On June 2, hundreds of Zionists stormed the Al-Aqsa mosque compound in East Jerusalem. The action provoked protests throughout Palestine and the region. It was committed with full police protection on the so-called Jerusalem Day which celebrates the occupation of East Jerusalem by Israeli forces in the Arab-Israeli War of 1967.
Israeli police heavily repressed the protests by Palestinians and attacked them with rubber bullets and pepper spray. They also arrested several Palestinians and charged them with rioting.
The Al-Aqsa mosque compound, known as Haram al Sharif, is considered the third holiest place of Islam. It is managed by the Muslim Waqf organization as per an agreement signed between Israel and Jordan.
The Zionists who entered Al-Aqsa are part of the Third Temple Movement. The ‘movement’ is led by a set of extremist Jews who demand the demolition of Al-Aqsa and the rebuilding of the Temple. This movement is part of the Israeli policy to construct a historical narrative to justify the continued colonization and occupation of Palestinian land and historical monuments, as well as the genocide of Palestinian people. It promotes the Zionist narrative which posits Palestinians as intruders into the promised land of the Jews. This narrative implies the land did not belong to the Palestinians living there and hence, was ‘empty’ before Israel was founded in 1948. A key element of this revisionist process is the eradication of all existing symbols of Palestinian or Muslim presence.
With regards to the Al-Aqsa compound, Zionists claim that the Temple Mount lies on the premises. This refers to the second temple of Solomon (built around 6th century BC) which was destroyed during Roman rule. The Western Wall is believed to be a remnant of the second temple. It is considered the holiest place for Jews and is adjacent to the Al-Aqsa compound.
Every year, Zionists celebrate the ‘Independence Day of Israel’ on May 8. A large number of Jews gather and enter the Al-Aqsa on the day in complete defiance of the sensitivities of Muslims. On June 2, which is celebrated as ‘Jerusalem Day’, most of the Palestinians (around 400,000) living the old quarters in East Jerusalem are forced to shut their businesses because of the threat posed by the settlers marching throughout the Palestinian quarters in a provocative manner. These have become annual rituals of threat and intimation for Palestinians.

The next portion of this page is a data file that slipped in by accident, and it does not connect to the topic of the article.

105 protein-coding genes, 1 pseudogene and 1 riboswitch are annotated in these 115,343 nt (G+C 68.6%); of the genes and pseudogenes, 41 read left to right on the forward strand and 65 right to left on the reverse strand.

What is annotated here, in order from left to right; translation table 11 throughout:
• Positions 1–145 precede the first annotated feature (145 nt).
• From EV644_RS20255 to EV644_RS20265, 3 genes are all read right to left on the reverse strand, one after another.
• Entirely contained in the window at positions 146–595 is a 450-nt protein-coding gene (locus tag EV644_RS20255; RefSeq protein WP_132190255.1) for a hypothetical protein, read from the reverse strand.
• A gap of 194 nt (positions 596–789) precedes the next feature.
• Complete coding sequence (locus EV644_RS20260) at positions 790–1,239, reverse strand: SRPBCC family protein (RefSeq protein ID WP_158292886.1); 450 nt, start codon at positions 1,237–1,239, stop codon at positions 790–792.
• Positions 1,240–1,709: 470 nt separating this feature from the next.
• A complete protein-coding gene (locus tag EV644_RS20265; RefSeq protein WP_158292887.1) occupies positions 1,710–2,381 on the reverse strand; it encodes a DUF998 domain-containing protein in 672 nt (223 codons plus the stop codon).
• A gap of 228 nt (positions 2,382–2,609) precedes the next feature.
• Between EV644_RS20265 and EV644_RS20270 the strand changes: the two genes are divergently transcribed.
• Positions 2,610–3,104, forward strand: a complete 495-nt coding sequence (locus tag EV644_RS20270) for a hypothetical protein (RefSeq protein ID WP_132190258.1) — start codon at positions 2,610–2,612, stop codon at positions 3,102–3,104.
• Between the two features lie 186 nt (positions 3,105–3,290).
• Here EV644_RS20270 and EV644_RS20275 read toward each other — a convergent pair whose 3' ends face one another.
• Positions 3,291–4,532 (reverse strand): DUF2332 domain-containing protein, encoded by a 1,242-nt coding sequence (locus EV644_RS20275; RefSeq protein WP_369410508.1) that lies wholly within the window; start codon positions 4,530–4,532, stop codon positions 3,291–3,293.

This year, Jerusalem Day fell on one of the last days of the holy month of Ramadan. For the past 30 years, access to the mosque has been restricted for Jews during the last days of Ramadan.
This year, on May 16, an Israeli court rejected a petition presented by a group of extremists seeking access but stated that ultimately the police would be responsible for deciding whether or not they would be able to enter. On May 13, Haaretz had reported that the police had planned to stop any such access on Jerusalem Day due to Ramadan. However, in the end, the changed political scenario seems to have led to a shift in their position.
The intrusion of Zionists to Al-Aqsa is also seen by my many as an attempt to advance the chances of the ruling Likud party in the upcoming Knesset elections.
After the failure of the Benjamin Netanyahu-led Likud alliance to form a new government, the Knesset voted to dissolve the parliament and call for fresh elections on September 17. The right-wing alliance was divided due to disagreements over a conscription law proposed by the government which would make it compulsory for the Orthodox Jews to serve in the army. Hitherto, they had been exempted.
His long-term ally and former defence minister Avigdor Liberman refused to join the coalition led by Netanyahu until Haredi Jews (an Ultra-Orthodox Jewish community) were included in the list of communities in the proposed legislation. Netanyahu could not take the risk of angering the community which is significant for his electoral fortune, hence leading to the collapse of talks.
The Zionist incursion into Al-Aqsa mosque was condemned by the Palestinian Authority. Hamas termed it a “terrorist” act. The Popular Front for the Liberation of Palestine called it a deliberate provocation which can lead to the escalation of tensions.
The incursion of Zionist extremists into the Al-Aqsa compound is not only a provocation but also violates Israeli law. The Preservation of Holy Places Law passed during the Levi Eshkol’s premiership after the 1967 war stipulates that access to religious places for worshipers is protected by the state. Article 1 of the law says “The Holy Places shall be protected from desecration and any other violation and from anything likely to violate the freedom of access of the members of the different religions to the places sacred to them or their feelings with regard to those places.” It prescribes five years’ imprisonment for anyone preventing people from accessing their religious places. As per the Israeli law, Jews are only allowed to visit the mosque at designated visiting hours and are not allowed to pray.
However, successive Israeli governments, and particularly Likud-led governments, have violated the law on numerous occasions. The government and Zionist forces often use the mosque entry for political gains. Ariel Sharon’s provocative visit to Al-Aqsa in September 2000 was one of the catalysts for the Second Intifada.